Floating Reed Islands on Lake Titicaca!

Lake Titicaca is the highest navigable lake in the world and my use of Diamox has helped me enjoy the few days we have been here. Today was my opportunity to see floating islands made totally of reeds! I could not believe I stepped onto the island of reeds: reed houses, lookout towers, boats, moisturizer, toilet paper, some souvenirs, and learned of the multiple uses of reeds-hats, clothing, mattresses, furniture, fertilizer, and food portion at root, they peel it like a banana. It takes 3 months to build a reed boat and they are making larger ones to transport tourists…I was one of them! If you need a toilet, you row about 5 minutes away into the reeds in a special place for such use. You are always to take someone with you.
The Uros culture in living on these reed islands can only involve hard working people as they need to continually build their island, and homes, and boats as the reeds decay. Walls and a roof last a year so that requires much upkeep. An island itself can last 35 years, but it requires a layer of new reeds on it every 15 days, and then also a layer under the house as it is always a step up from the island. There is so much work, but the people were wonderful explaining it all with the help of our guide.
For the creation of an island, they look for thick roots below reed growth and tie chunks together leaving a bit of space to let roots connect between chunks. They also anchor the reed island do it does not float to another location. It was absolutely fascinating! So what happens when people are not doing their fair share of work? At the third warning, the others take a saw and cut them away from the island they had been part of!
The Uros, are Aymara, and do have a medical clinic, a school, and midwife when a woman has a baby. Every family has a solar panel and as a result we saw light bulbs, radios and televisions…even if 6×6 inch screen.
The most distressing part for me was discovering the fact that the people are drinking the brackish water. The salt intake has effects on their bodies. They had a desalination project and had used it, but when it broke down a number of years ago no one could fix it. Wow, there could be a project!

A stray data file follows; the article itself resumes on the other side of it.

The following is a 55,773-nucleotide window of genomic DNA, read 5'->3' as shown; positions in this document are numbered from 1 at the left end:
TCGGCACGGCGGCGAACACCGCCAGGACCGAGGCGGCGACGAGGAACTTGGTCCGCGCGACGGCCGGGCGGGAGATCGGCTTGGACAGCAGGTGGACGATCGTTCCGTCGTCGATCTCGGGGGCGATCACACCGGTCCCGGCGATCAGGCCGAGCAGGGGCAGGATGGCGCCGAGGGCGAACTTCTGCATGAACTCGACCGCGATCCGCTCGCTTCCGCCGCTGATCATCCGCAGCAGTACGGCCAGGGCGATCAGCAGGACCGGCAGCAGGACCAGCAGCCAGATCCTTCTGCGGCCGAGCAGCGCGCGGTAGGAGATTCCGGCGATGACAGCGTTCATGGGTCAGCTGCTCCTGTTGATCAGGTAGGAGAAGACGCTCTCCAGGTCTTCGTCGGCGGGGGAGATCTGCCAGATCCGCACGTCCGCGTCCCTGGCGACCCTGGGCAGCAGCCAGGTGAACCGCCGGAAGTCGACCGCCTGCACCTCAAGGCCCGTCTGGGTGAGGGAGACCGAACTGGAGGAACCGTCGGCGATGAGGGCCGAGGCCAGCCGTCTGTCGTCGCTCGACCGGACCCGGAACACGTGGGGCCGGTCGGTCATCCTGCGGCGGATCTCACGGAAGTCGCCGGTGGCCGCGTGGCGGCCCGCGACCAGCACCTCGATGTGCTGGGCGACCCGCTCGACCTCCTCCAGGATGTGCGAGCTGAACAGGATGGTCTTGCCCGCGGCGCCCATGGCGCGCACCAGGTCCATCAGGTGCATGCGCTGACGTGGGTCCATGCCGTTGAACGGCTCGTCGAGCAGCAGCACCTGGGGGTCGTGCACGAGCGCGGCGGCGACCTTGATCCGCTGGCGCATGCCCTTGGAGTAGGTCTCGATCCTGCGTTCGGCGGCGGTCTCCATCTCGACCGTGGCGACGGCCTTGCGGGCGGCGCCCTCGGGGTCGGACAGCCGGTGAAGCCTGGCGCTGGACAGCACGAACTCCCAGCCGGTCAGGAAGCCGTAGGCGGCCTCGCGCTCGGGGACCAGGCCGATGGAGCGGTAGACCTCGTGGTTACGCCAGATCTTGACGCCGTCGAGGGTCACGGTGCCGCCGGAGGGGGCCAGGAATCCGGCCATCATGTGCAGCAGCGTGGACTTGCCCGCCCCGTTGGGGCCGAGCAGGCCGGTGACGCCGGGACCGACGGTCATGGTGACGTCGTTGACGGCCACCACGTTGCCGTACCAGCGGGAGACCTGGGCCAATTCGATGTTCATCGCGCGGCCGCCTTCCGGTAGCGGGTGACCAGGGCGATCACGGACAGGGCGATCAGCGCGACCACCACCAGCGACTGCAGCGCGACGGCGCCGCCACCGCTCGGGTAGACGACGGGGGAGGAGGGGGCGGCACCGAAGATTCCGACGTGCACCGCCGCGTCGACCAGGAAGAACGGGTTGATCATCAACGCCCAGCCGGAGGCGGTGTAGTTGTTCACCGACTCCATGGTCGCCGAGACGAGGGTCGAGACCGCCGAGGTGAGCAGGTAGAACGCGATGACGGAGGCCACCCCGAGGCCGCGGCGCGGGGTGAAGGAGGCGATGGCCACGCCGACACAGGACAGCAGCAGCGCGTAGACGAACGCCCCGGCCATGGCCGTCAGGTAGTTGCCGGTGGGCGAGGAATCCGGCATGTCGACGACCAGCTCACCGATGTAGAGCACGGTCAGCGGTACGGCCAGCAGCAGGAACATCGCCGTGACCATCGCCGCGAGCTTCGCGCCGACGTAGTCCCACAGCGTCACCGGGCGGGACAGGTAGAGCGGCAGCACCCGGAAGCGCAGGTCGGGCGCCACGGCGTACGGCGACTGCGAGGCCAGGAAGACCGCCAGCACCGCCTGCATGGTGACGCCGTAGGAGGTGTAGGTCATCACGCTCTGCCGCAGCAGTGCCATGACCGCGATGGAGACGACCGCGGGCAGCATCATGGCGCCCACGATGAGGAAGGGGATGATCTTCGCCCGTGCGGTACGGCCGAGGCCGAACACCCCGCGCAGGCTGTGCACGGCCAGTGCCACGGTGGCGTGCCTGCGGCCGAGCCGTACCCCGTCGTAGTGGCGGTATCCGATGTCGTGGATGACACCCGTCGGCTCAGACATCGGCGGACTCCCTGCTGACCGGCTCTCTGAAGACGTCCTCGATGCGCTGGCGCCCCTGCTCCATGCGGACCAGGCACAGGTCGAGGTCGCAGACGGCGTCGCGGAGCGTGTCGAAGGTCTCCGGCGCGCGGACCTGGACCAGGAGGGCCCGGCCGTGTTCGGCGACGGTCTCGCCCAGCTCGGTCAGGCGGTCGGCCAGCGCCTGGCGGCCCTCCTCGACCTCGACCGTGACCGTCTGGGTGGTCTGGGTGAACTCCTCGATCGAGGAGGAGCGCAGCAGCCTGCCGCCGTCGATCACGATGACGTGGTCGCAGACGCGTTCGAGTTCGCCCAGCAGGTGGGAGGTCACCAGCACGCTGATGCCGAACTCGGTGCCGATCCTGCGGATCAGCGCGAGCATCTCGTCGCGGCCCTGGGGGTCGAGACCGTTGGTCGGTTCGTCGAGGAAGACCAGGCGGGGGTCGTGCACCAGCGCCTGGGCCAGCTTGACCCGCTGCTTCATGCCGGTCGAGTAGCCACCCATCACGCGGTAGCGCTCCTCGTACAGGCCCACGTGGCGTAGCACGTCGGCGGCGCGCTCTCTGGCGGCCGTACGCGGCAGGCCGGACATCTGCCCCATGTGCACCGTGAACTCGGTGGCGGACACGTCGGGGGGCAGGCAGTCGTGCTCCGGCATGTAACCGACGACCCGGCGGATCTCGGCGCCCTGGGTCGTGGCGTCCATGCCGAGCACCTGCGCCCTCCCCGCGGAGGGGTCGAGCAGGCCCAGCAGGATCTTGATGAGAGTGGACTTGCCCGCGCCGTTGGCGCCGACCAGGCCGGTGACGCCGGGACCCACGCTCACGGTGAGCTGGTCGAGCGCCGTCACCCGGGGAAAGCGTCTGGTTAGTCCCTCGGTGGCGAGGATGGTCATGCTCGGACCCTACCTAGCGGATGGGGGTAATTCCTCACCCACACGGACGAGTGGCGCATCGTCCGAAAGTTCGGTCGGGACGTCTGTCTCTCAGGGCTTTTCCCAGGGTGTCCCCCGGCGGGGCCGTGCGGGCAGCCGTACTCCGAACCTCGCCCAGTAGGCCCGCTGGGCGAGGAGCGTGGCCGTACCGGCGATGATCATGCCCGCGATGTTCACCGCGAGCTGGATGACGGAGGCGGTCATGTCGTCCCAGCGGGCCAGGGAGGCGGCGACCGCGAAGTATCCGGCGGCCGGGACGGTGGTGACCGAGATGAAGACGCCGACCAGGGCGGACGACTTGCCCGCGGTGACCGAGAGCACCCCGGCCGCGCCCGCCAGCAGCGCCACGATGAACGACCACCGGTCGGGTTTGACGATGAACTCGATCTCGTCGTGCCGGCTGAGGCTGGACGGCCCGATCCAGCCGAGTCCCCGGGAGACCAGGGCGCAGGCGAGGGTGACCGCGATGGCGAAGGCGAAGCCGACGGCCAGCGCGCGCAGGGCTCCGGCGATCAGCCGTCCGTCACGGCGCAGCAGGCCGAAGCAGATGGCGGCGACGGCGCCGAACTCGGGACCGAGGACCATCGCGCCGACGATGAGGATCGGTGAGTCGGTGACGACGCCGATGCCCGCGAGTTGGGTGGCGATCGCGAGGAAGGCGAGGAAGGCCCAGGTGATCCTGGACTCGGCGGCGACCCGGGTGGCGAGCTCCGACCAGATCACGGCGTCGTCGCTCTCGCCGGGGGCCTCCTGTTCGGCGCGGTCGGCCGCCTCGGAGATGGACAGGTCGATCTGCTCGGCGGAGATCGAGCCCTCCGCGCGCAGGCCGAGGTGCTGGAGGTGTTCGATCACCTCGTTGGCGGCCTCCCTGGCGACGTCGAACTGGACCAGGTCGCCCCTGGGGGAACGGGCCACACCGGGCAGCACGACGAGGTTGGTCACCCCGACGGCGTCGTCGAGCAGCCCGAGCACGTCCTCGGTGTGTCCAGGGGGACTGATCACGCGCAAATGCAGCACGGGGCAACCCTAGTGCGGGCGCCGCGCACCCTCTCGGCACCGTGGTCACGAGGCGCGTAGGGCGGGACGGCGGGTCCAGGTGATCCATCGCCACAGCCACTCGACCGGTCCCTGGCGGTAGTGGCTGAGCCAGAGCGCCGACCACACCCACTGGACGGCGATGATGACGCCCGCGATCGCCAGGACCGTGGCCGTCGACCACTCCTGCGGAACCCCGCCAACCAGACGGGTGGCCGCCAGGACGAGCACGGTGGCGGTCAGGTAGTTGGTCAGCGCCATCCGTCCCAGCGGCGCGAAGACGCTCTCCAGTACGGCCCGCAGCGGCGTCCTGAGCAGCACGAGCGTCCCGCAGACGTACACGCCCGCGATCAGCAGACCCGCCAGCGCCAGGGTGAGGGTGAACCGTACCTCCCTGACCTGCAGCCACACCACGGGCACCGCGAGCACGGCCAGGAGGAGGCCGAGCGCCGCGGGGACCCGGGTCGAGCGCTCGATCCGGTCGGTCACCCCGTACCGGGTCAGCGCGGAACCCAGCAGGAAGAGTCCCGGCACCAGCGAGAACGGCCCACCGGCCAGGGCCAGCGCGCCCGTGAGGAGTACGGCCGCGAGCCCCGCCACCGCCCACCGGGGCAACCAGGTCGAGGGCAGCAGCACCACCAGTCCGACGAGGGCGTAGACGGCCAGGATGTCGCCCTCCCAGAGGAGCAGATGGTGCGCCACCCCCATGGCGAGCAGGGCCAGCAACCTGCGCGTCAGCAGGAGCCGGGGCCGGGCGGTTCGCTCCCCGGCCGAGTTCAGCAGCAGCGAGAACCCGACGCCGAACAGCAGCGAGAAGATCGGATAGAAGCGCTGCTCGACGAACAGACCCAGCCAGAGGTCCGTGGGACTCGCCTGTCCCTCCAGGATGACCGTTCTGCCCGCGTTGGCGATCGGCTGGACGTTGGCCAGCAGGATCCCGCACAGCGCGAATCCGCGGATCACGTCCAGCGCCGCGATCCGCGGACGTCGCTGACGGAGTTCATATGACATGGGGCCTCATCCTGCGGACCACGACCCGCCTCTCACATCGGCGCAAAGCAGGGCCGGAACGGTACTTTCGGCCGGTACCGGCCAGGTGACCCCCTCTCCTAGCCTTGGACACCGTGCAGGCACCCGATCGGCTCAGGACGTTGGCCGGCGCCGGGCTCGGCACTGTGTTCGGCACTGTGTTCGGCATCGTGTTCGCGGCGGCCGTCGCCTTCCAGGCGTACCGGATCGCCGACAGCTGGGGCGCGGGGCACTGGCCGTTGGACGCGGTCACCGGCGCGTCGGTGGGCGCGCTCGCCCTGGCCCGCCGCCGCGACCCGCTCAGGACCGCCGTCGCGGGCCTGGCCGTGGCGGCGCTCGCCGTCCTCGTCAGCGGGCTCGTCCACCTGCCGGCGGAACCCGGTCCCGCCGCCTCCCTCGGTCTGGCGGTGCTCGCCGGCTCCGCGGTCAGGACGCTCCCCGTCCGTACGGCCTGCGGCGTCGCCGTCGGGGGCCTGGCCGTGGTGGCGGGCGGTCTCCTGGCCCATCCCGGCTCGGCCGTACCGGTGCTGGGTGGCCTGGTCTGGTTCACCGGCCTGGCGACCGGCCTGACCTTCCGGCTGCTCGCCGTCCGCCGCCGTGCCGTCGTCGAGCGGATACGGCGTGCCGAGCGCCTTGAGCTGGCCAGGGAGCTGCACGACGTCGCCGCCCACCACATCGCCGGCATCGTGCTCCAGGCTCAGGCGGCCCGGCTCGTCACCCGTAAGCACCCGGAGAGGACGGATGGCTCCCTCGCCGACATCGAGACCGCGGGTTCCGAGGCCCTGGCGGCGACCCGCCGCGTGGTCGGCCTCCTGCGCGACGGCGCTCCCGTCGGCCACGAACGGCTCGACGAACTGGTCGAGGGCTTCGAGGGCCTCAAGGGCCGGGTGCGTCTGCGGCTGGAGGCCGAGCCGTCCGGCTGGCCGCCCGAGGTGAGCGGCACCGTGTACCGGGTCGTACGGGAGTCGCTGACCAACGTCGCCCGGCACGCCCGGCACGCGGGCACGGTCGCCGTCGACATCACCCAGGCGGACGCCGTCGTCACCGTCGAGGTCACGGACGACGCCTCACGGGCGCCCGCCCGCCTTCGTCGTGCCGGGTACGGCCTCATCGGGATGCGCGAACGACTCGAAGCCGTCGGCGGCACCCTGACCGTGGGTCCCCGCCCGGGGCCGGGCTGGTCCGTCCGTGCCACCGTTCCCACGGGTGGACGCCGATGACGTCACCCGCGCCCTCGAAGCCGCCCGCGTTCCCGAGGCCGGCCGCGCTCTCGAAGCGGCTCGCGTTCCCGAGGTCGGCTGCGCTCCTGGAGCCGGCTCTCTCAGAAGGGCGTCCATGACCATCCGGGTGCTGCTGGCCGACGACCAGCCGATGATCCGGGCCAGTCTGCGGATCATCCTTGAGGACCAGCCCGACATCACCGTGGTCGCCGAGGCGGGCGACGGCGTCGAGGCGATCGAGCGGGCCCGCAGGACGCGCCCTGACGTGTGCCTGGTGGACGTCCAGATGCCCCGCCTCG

Our entrance fee to visit these islands has been used for theses people to buy land outside of Puno for cemetery and also to build housing for their university students to stay nearby the school. When students attend university, more and more of them wear western clothes the and too on the island. Once again, the traditional ways may be lost in a generation.
We traveled an hour and half by speedboat to an actual Island Taquile. The island is made up of 6 districts and every family on the island has land in each district. This enables all to gave variety and to rotate use of their land. The people here are Quechua and both sexes knit. As a matter of fact, a young man must knit a hat with such a tight weave capable of holding water in it to impress his girlfriend's parents. We had a delicious lunch here and then hiked higher on the island to then walk a length of the island to meet our boat in a different location. One male tourist (not in our group) was having difficulty with his heart so he was transported by wheelbarrow for awhile.
When boarding or departing our boat, it was quite common to climb through a couple of other boats to get to the dock. Great day today and no rain until we headed back to our hotel.
Dinner toast was to our wonderful guide and good group. Tomorrow to Lima, a tour of another section of the city, lunch, a room till we leave for the airport to catch flights at midnight.
Wonderful trip! Would recommend it to anyone who is interested!
I will send photos when I have better wifi to download them.

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